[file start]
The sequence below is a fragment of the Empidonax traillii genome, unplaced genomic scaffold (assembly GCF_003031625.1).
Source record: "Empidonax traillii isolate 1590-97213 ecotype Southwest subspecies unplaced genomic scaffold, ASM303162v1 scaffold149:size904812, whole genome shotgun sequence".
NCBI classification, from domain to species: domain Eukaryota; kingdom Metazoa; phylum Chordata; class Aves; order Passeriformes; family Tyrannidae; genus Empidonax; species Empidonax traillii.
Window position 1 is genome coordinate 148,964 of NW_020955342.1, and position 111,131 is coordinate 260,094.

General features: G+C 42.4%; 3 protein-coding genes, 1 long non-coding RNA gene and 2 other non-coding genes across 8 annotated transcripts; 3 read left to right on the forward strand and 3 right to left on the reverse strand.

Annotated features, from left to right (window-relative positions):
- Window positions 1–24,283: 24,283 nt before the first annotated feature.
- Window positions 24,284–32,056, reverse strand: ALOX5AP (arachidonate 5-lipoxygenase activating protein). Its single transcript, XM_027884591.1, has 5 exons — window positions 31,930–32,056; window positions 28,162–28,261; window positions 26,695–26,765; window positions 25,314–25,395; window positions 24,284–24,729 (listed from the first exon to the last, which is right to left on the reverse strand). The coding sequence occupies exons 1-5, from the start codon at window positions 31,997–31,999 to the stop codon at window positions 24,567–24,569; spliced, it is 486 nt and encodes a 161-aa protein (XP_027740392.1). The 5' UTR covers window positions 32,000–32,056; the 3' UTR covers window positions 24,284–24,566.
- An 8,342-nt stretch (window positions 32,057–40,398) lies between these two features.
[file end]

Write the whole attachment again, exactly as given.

The sequence below is a fragment of the Empidonax traillii genome, unplaced genomic scaffold (assembly GCF_003031625.1).
Source record: "Empidonax traillii isolate 1590-97213 ecotype Southwest subspecies unplaced genomic scaffold, ASM303162v1 scaffold149:size904812, whole genome shotgun sequence".
NCBI classification, from domain to species: domain Eukaryota; kingdom Metazoa; phylum Chordata; class Aves; order Passeriformes; family Tyrannidae; genus Empidonax; species Empidonax traillii.
Window position 1 is genome coordinate 148,964 of NW_020955342.1, and position 111,131 is coordinate 260,094.

General features: G+C 42.4%; 3 protein-coding genes, 1 long non-coding RNA gene and 2 other non-coding genes across 8 annotated transcripts; 3 read left to right on the forward strand and 3 right to left on the reverse strand.

Annotated features, from left to right (window-relative positions):
- Window positions 1–24,283: 24,283 nt before the first annotated feature.
- Window positions 24,284–32,056, reverse strand: ALOX5AP (arachidonate 5-lipoxygenase activating protein). Its single transcript, XM_027884591.1, has 5 exons — window positions 31,930–32,056; window positions 28,162–28,261; window positions 26,695–26,765; window positions 25,314–25,395; window positions 24,284–24,729 (listed from the first exon to the last, which is right to left on the reverse strand). The coding sequence occupies exons 1-5, from the start codon at window positions 31,997–31,999 to the stop codon at window positions 24,567–24,569; spliced, it is 486 nt and encodes a 161-aa protein (XP_027740392.1). The 5' UTR covers window positions 32,000–32,056; the 3' UTR covers window positions 24,284–24,566.
- An 8,342-nt stretch (window positions 32,057–40,398) lies between these two features.